The financial system and trading of currencies among banks and financial institutions, excluding retail investors and smaller trading parties. While some interbank trading is performed by banks on behalf of large customers, most interbank trading takes place from the banks' own accounts.
The interbank market for forex serves commercial turnover of currency investments as well as a large amount of speculative, short-term currency trading. According to data compiled in 2004 by the Bank for International Settlements, approximately 50% of all forex transactions are strictly interbank trades.
When seeking funds for borrowing, consumers, financial speculators, and corporations contact a bank representative to discuss the terms of the proposed credit agreement. These discussions and transactions between clients and banks take place at the retail level, where banks charge a premium over the cost of the funds acquired in the wholesale market in order to make a profit. The interbank market is the name of the wholesale market where banks trade between themselves in order to remain liquid and meet customer demands for deposits, withdrawals, and borrowing for many different purposes.
The main difference between the interbank market and the retail market (that is, the bank counter) is the interest rate charged on borrowed funds. Since commercial banks have access to the central bank of the nation, they are able to acquire funding at a much lower cost than what it available to the end-user. By passing the low-cost money acquired through the terms and conditions set and maintained by the central bank to the consumer at a higher price, banks can make a profit, and stay in business.
The interbank market is also the medium where the vast majority of forex transactions take place.
As its name suggests, the main participants in the interbank market are mostly the major banks such as Deutsche Bank, UBS, Citibank, but other banks, large international corporations, hedge funds also create smaller portions of the activity in this medium. The activities of hedge funds and investment banks, while significant, are much smaller in comparison to the volume generated by the major international banks. However, since these firms are able to utilize much higher levels of leverage in comparison to commercial banks, they can play greater roles in the market from time to time. The trade-related foreign exchange volumes generated by the activities of international corporations are not very significant in comparison to the speculative activity created by major banks and financial institutions.
The activities of retail forex brokers and their clients is estimated to constitute about two percent of the overall activity in the interbank market, and it is increasing.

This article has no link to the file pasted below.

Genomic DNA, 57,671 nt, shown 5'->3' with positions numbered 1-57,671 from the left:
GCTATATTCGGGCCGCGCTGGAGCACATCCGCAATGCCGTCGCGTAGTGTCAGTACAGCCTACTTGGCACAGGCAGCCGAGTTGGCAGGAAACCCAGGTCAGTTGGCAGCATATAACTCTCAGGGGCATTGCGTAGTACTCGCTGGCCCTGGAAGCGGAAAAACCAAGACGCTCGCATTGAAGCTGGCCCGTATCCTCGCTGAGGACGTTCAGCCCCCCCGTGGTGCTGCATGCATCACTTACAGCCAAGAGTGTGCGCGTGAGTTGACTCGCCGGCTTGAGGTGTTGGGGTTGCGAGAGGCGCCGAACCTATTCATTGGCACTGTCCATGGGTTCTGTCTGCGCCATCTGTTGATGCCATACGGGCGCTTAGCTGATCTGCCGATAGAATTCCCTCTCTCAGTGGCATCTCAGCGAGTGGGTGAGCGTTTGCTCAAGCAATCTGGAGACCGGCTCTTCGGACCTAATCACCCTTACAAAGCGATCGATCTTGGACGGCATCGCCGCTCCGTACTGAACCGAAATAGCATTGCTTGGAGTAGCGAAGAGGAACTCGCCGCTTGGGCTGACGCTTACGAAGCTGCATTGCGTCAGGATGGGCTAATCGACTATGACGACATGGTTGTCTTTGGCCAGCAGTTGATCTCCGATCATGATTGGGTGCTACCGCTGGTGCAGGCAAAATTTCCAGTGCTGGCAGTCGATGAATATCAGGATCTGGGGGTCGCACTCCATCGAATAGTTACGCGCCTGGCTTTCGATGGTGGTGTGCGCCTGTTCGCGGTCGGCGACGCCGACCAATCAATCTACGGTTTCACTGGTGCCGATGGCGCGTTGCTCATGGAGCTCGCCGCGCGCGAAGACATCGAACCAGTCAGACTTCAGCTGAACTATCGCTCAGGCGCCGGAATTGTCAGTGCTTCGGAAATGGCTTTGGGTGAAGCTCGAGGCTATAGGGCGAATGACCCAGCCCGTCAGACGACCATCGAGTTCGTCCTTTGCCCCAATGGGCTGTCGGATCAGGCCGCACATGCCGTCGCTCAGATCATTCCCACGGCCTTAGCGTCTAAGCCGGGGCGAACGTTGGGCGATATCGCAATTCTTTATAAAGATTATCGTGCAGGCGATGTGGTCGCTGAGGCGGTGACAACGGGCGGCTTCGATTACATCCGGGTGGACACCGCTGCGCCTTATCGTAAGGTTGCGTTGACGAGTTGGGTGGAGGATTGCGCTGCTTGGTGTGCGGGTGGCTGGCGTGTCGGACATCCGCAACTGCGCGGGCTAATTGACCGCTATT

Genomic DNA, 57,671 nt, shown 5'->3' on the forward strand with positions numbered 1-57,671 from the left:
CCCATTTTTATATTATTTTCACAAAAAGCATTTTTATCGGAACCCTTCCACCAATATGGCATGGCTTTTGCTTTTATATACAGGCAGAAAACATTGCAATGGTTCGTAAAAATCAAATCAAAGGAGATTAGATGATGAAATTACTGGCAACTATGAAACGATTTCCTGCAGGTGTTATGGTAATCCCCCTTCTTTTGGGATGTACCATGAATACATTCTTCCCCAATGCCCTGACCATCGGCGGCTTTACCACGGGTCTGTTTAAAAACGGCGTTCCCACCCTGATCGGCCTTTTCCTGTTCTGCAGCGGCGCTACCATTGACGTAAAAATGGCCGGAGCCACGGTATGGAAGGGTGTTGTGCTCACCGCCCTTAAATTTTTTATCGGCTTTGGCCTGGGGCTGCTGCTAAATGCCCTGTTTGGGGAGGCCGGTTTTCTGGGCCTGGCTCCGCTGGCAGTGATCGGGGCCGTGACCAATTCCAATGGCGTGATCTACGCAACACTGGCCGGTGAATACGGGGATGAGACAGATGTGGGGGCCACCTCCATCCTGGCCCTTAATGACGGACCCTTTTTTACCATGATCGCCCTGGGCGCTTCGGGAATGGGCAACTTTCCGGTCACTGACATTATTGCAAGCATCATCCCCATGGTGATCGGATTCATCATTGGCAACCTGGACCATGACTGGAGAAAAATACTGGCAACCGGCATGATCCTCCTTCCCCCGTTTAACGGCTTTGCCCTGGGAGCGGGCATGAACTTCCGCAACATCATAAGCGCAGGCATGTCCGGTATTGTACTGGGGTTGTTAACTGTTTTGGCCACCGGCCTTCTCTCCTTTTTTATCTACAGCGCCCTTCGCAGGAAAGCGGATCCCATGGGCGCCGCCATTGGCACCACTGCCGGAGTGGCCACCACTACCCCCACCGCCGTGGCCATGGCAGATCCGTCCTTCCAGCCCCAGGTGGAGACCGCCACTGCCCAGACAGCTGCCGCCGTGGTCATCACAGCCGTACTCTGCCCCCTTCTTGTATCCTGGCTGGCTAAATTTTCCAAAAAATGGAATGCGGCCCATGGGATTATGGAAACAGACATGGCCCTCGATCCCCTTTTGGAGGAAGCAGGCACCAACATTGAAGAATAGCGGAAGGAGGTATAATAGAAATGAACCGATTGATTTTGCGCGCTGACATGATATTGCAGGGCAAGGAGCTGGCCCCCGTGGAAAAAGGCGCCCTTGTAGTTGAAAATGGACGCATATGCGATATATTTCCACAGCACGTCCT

Forex brokers are the intermediaries between clients and the interbank market. As market makers themselves, brokers pool the orders of their customers together, match buy and sell orders internally with each other, and pass the remaining balance to the interbank market in order to meet orders. Thus the amount of orders communicated by brokers to the banks is smaller than the total amount of orders received by them.
Apart from the internal matching of orders, forex brokers charge a usually small fee over the prices quoted by the various banks in the interbank market before passing it to customers. This small fee is called the spread and is the main source of income for brokers.
Understanding the interbank market can be beneficial because of its role as the circulatory system of a nation’s economy. Tensions in the interbank market are reflected in the various other financial markets as widening spreads, lack of liquidity, increased volatility, and currency shortages. If banks themselves are unable to obtain the funds necessary to maintain their own businesses, they will be unable to extend credit to consumers, firms, mortgage borrowers, students, and many other types of borrowers. As such, tensions and turmoil in the interbank market have important implications for general economic stability, and market trends, and they are carefully monitored by the relevant authorities. Difficulties in the interbank market are often mirrored by severe reactions in the forex market, where banks try to obtain funding for their cross-border operations.
The interbank market is decentralized, meaning that there is no central exchange quoting prices and collecting statistics. However, both national central banks, and international institutions such as the Bank of International Settlements collect data from the various participants in the interbank market on a voluntary basis in order evaluate economic developments better. The data and interpretations generated by them are widely used by traders, economists, analysts, and politicians.